Gansen, Alex UL; Rehor, Martin UL; Sill, Clemens et al

in Journal of Applied Polymer Science (2019)

An optical method allowing the characterization of melt flow instabilities typically occurring during an extrusion process of polymers and polymer compounds is presented. It is based on a camera‐acquired ... [more ▼]

An optical method allowing the characterization of melt flow instabilities typically occurring during an extrusion process of polymers and polymer compounds is presented. It is based on a camera‐acquired image of the extruded compound with a reference length scale. Application of image processing and transformation of the calibrated image to the frequency domain yields the magnitude spectrum of the instability. The effectiveness of the before mentioned approach is shown on Styrene‐butadiene rubber (SBR) compounds, covering a wide range of silica filler content, extruded through a Göttfert capillary rheometer. The results of the image‐based analysis are compared with the results from the sharkskin option, a series of highly sensitive pressure transducers installed inside the rheometer. A simplified version of the code used to produce the optical analysis results is included as supplementary material. [less ▲]

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See detailThe Zooniverse and the Historian
Tatarinov, Juliane UL

Diverse speeches and writings (2019)

https://dhh.uni.lu/2019/12/19/the-zooniverse-and-the-historian/

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See detailHome literacy environment and family language policy of immigrant families in Luxembourg
Aleksic, Gabrijela UL; Bebic, Dzoen Dominique UL

Scientific Conference (2019, December 18)

Early literacy skills are critical for children’s later academic achievement. A wealth of research showed that children’s home languages should not be abandoned, as they are crucial for promoting dynamic ... [more ▼]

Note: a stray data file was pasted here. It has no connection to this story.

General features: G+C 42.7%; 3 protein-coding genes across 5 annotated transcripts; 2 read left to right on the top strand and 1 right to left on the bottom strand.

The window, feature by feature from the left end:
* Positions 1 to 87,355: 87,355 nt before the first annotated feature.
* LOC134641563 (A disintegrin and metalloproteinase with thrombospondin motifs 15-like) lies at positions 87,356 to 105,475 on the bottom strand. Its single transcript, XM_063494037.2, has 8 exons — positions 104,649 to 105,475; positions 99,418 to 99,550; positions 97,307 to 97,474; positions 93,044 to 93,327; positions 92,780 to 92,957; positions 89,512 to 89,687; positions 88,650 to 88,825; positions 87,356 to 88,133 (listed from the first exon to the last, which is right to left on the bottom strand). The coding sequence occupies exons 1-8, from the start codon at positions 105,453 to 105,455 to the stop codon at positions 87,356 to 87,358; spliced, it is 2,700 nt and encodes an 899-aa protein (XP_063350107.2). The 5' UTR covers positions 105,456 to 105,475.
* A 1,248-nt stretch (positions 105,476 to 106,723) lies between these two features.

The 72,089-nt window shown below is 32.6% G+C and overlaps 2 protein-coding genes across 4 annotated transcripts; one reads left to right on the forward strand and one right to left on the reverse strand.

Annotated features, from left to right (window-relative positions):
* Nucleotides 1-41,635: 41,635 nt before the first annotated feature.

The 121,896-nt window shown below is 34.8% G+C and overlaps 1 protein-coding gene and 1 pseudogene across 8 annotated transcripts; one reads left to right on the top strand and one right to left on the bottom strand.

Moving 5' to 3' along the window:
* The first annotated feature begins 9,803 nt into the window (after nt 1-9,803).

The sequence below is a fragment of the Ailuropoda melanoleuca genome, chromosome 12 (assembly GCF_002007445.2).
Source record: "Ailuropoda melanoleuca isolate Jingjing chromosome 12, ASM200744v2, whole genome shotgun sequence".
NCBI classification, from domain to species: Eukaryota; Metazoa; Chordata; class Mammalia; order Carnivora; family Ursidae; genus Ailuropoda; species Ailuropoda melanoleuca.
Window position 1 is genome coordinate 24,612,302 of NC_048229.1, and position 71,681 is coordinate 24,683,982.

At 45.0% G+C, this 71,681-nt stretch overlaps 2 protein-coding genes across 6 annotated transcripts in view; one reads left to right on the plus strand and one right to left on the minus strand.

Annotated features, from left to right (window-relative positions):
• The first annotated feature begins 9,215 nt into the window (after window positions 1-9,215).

Early literacy skills are critical for children’s later academic achievement. A wealth of research showed that children’s home languages should not be abandoned, as they are crucial for promoting dynamic multilingualism, assuring cross-linguistic transfer and developing identities. To explore home literacy environment and family language policy of language minority preschool children in Luxembourg, we obtained 603 parent questionnaires, tested 226 children age 4 to 6 in their home languages and Luxembourgish, and interviewed 31 families. The results from the questionnaires showed that the home resources and parent involvement influenced children’s language awareness and their print knowledge irrespective of parent’s education and their wealth. Concerning children’s competences in Luxembourgish, children with positive attitudes towards their school did better than their peers in other schools. In the interviews, parents explained that maintaining home language is important for keeping connections with family, friends and their culture. This is the language parents feel emotionally connected to and the easiest to transmit to their children. Language maintenance is mostly achieved through conversations, movies, games and books in the home languages, children’s attendance of language schools on weekends, celebrations of traditions as well as holidays in the native country of the parents. The home language is, however, not something parents enforce too strictly, as they mostly correct the children’s linguistic mistakes by simple repetition. It is often with great pride that parents report their children having an excellent proficiency in their home language. Finally, through our professional development training in translanguaging we are helping teachers to integrate children’s different home languages and cultures into the classroom and strengthen the home-school collaboration in order to support children’s well-being, learning and identities. [less ▲]